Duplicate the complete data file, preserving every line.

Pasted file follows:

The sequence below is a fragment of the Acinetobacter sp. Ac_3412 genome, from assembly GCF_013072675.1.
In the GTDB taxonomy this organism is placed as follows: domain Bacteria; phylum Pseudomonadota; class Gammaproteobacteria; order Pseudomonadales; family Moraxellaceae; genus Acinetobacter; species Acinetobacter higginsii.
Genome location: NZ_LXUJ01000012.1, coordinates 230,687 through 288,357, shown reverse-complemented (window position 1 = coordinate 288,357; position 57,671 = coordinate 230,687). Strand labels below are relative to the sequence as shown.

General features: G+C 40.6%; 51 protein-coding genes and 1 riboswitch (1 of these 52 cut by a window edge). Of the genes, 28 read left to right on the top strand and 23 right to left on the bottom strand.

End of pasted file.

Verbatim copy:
The sequence below is a fragment of the Acinetobacter sp. Ac_3412 genome, from assembly GCF_013072675.1.
In the GTDB taxonomy this organism is placed as follows: domain Bacteria; phylum Pseudomonadota; class Gammaproteobacteria; order Pseudomonadales; family Moraxellaceae; genus Acinetobacter; species Acinetobacter higginsii.
Genome location: NZ_LXUJ01000012.1, coordinates 230,687 through 288,357, shown reverse-complemented (window position 1 = coordinate 288,357; position 57,671 = coordinate 230,687). Strand labels below are relative to the sequence as shown.

General features: G+C 40.6%; 51 protein-coding genes and 1 riboswitch (1 of these 52 cut by a window edge). Of the genes, 28 read left to right on the top strand and 23 right to left on the bottom strand.